ProsDedicated employees, job stability, extra curricular activities, annual incentive program, opportunity to travel all around the country, good health insurance and educational assistance benefits..

    ConsAlways under staffed, high stress, high pressure, low salaries for non leadership team, high turnover, lack oft recognition and positive reinforcement, meager pay raises, no raises in the last year. You can't tell that this is a not for profit company because of huge emphasis on increasing revenues by any means necessary. Ethical concerns about excepting money from "sponsors" who undergo accreditation and certification surveys. Long hours, poor boundaries inability to really take time off due to workloads and expectations.

    Advice to Senior ManagementMore transparency with regard too leadership team salaries, need to have more resources, make an effort to make salaries at least somewhat close to similar private industry jobs and take into account the cost of living in the Washington DC area.

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    • Work/Life Balance
    • Senior Management
    • Comp & Benefits
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    You can make more money, and work less hours, doing similar work elsewhere.

    Senior Analyst (Former Employee)

    ProsThe organization has a great reputation and does interesting work and is a key player in healthcare reform.

    ConsAlthough NCQA is a non-profit, it is run more like a for-profit consulting firm (albeit without the accompanying consulting firm salaries). In fact, many of their primes/subs are for profit firms. Also, even though everyone has an official direct supervisor who signs your timesheet, who may or may not be wonderful, you may or may not ever deal with that person in your day to day job. Instead you are farmed out to an ever increasing number of projects, and have to reconcile conflicting information from several different senior staff, who all have conflicting preferences and/or workstyles which they may or may not share with you directly. Feedback you receive on a given project, will often be from someone who does not even work on the project, therefore it can easily deteriorate into a game of "telephone" where you hear feed back second or third or fourth hand. Also, they seem to be biting off a bit more than they can chew by taking on too many new contracts without the possibility of adequate staffing for the project.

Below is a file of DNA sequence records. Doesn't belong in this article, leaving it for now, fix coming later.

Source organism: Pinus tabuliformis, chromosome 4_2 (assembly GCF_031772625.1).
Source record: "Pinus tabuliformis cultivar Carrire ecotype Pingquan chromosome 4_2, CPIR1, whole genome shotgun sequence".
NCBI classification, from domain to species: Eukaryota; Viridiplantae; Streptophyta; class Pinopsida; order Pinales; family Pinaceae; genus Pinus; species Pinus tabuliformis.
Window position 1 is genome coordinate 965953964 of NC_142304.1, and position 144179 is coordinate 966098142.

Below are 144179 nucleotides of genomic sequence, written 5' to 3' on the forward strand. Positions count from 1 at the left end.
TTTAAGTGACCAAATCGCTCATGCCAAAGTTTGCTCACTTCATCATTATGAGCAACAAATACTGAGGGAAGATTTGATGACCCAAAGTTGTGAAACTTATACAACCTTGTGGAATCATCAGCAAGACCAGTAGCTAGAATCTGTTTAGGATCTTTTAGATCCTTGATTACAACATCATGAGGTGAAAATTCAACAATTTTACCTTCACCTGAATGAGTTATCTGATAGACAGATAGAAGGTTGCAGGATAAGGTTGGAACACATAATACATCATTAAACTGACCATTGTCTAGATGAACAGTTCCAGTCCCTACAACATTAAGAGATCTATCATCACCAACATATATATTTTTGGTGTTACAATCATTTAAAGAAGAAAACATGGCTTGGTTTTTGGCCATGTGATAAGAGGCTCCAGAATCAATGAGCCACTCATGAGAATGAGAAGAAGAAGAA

Advice to Senior ManagementMean what you say if you really want to encourage "work-life balance". Hard to have a life when you are treading water working 12 or more hours a day or more nearly every day. If you don't mean it, then please stop spewing the pseudo-supportive mantras. Also, consider actually hiring staff at levels you say you will in your proposals. If you can't get quality people on staff in this economy, thenbudget for a more realistic salary range in your proposals. You are actually losing money on the indirect cost rate that the contracts pay on these salaries, by not filling the positions until half way through the contract or not filling them at a truly competitive salary rate. Your employees who work 12+ hours a day can only bill for 8 no matter how many hours they work, so again, you are pushing your existing employees harder and harder to bring in less and less money (than what the govt has agreed to pay). Why would you do that? Why would you keep on senior staff who do that to you? to your employees, to the funders? Why?

    No, I would not recommend this company to a friend